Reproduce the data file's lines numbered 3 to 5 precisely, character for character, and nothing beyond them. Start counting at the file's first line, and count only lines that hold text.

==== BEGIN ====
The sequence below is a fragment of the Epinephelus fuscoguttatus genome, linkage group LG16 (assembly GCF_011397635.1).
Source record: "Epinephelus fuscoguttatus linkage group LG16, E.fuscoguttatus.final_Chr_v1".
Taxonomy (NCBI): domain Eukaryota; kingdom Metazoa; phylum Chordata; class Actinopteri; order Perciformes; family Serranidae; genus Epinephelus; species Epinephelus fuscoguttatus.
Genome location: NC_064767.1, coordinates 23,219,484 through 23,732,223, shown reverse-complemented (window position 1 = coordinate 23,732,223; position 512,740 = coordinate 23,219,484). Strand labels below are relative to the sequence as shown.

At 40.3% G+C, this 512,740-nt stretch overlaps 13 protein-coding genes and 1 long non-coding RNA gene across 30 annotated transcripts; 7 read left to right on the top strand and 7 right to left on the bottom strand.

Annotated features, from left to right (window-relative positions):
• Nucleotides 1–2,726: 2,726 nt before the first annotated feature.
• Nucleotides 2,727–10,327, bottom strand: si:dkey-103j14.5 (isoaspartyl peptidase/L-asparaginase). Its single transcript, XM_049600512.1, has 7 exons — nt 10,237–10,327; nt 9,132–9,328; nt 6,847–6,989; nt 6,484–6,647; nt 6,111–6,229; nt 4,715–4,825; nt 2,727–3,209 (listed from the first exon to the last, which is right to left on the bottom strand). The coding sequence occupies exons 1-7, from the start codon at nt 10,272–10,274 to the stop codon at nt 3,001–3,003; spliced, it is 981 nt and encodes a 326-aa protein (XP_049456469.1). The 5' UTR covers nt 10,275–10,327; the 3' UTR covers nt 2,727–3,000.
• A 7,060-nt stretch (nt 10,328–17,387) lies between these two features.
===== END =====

Taxonomy (NCBI): domain Eukaryota; kingdom Metazoa; phylum Chordata; class Actinopteri; order Perciformes; family Serranidae; genus Epinephelus; species Epinephelus fuscoguttatus.
Genome location: NC_064767.1, coordinates 23,219,484 through 23,732,223, shown reverse-complemented (window position 1 = coordinate 23,732,223; position 512,740 = coordinate 23,219,484). Strand labels below are relative to the sequence as shown.

At 40.3% G+C, this 512,740-nt stretch overlaps 13 protein-coding genes and 1 long non-coding RNA gene across 30 annotated transcripts; 7 read left to right on the top strand and 7 right to left on the bottom strand.